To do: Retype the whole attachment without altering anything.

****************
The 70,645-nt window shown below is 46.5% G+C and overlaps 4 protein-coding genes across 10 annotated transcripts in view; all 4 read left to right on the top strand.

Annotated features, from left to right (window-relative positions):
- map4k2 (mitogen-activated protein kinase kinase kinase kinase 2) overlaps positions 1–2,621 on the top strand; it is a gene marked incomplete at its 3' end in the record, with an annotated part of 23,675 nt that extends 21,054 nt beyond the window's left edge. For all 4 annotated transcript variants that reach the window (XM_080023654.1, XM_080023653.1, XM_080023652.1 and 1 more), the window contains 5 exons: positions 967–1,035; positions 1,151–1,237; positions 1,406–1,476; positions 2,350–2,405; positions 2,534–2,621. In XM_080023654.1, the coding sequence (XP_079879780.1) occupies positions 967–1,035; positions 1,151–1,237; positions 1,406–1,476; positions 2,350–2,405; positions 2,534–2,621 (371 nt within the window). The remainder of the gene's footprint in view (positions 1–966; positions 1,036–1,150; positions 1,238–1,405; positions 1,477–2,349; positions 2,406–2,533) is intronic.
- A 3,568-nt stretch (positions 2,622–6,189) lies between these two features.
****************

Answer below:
The 70,645-nt window shown below is 46.5% G+C and overlaps 4 protein-coding genes across 10 annotated transcripts in view; all 4 read left to right on the top strand.

Annotated features, from left to right (window-relative positions):
- map4k2 (mitogen-activated protein kinase kinase kinase kinase 2) overlaps positions 1–2,621 on the top strand; it is a gene marked incomplete at its 3' end in the record, with an annotated part of 23,675 nt that extends 21,054 nt beyond the window's left edge. For all 4 annotated transcript variants that reach the window (XM_080023654.1, XM_080023653.1, XM_080023652.1 and 1 more), the window contains 5 exons: positions 967–1,035; positions 1,151–1,237; positions 1,406–1,476; positions 2,350–2,405; positions 2,534–2,621. In XM_080023654.1, the coding sequence (XP_079879780.1) occupies positions 967–1,035; positions 1,151–1,237; positions 1,406–1,476; positions 2,350–2,405; positions 2,534–2,621 (371 nt within the window). The remainder of the gene's footprint in view (positions 1–966; positions 1,036–1,150; positions 1,238–1,405; positions 1,477–2,349; positions 2,406–2,533) is intronic.
- A 3,568-nt stretch (positions 2,622–6,189) lies between these two features.